Postcard From the Rockies 2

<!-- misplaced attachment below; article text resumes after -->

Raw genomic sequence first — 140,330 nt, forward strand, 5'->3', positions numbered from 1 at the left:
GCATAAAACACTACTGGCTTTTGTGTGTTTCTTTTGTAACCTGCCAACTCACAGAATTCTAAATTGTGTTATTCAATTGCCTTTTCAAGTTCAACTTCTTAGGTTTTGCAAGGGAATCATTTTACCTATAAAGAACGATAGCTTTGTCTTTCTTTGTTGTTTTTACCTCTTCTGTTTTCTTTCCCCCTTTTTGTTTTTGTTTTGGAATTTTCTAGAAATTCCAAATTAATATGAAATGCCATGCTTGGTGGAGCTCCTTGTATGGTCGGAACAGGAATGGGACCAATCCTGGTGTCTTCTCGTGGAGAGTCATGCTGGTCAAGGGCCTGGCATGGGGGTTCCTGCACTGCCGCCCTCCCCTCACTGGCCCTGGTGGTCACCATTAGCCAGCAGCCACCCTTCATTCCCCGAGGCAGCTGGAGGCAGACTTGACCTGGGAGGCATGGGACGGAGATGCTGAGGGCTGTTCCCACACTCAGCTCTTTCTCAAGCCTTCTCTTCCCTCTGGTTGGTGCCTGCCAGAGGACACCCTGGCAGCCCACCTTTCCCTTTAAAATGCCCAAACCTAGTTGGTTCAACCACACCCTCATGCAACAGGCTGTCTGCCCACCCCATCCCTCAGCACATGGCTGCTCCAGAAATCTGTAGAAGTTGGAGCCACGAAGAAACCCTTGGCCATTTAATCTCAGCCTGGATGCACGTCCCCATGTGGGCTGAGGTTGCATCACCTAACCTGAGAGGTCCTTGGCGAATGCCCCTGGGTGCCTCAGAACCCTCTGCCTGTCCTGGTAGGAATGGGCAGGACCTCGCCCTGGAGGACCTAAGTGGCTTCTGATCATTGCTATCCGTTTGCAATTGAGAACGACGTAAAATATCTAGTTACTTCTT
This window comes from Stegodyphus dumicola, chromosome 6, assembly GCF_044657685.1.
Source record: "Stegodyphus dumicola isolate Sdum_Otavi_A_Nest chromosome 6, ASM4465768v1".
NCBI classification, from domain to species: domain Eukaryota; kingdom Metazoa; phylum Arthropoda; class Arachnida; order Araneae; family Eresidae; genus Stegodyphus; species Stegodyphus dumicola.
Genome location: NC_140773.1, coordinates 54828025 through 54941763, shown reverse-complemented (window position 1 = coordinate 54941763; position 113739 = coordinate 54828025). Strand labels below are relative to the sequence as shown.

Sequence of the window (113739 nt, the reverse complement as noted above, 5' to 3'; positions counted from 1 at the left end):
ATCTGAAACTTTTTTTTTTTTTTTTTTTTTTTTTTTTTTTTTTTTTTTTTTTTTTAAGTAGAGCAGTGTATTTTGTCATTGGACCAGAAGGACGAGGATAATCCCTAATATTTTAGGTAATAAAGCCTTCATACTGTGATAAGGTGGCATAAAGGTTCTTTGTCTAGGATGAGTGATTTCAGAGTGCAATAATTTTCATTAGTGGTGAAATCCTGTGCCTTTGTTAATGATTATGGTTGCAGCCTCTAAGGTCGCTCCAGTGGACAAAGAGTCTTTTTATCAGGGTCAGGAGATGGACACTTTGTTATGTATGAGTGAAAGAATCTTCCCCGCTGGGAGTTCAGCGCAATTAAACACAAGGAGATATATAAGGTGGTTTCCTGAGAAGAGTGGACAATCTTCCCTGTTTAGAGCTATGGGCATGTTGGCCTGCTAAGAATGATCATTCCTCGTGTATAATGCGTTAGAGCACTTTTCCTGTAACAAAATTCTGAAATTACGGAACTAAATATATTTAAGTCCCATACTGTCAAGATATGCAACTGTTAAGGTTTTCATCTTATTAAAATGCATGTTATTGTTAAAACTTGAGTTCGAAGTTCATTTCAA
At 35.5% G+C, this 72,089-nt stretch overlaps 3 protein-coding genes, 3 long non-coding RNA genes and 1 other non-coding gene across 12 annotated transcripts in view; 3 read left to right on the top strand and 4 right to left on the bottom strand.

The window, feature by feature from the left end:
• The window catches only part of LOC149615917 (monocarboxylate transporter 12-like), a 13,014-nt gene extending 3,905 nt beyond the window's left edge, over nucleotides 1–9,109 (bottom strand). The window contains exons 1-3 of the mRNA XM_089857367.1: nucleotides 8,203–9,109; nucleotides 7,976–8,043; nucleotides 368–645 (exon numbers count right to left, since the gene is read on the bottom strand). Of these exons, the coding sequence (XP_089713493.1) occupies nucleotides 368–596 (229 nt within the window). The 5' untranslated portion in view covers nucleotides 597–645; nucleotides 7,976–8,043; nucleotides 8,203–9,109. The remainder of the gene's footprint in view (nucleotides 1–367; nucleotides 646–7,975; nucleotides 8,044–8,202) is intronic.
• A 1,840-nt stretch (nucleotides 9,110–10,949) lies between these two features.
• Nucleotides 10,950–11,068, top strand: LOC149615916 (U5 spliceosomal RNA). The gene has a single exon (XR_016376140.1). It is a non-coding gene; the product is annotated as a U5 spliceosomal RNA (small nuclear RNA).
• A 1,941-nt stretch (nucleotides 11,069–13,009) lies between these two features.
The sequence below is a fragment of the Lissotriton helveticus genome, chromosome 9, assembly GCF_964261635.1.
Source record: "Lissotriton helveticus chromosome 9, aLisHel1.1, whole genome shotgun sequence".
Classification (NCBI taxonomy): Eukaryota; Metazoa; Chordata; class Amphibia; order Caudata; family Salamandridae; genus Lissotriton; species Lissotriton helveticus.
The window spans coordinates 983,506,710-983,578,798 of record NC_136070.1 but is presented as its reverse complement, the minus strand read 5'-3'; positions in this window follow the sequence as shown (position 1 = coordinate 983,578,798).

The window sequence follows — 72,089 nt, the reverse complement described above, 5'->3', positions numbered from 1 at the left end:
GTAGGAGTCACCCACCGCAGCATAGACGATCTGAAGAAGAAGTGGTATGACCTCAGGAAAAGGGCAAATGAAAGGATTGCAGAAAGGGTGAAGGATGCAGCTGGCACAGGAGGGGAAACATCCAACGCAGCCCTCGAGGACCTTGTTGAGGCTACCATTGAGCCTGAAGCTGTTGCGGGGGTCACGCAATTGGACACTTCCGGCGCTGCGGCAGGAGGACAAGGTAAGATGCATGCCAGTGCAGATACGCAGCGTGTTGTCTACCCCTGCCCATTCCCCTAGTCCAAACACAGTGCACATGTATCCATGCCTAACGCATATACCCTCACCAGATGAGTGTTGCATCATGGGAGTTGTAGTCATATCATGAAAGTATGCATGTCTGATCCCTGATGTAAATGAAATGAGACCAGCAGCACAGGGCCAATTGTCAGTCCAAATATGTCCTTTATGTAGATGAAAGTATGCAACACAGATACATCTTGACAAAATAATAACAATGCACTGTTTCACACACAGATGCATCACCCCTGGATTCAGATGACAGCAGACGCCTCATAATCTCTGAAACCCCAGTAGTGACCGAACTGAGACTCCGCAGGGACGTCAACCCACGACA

every year - the county commissioners adopt a budget and for we county surveyors, the question that rules their decision is: "taxpayer funding for the county surveyor is, or is not, a complete waste of money"(and, will I get re-elected when I am accused of wasting tax money?)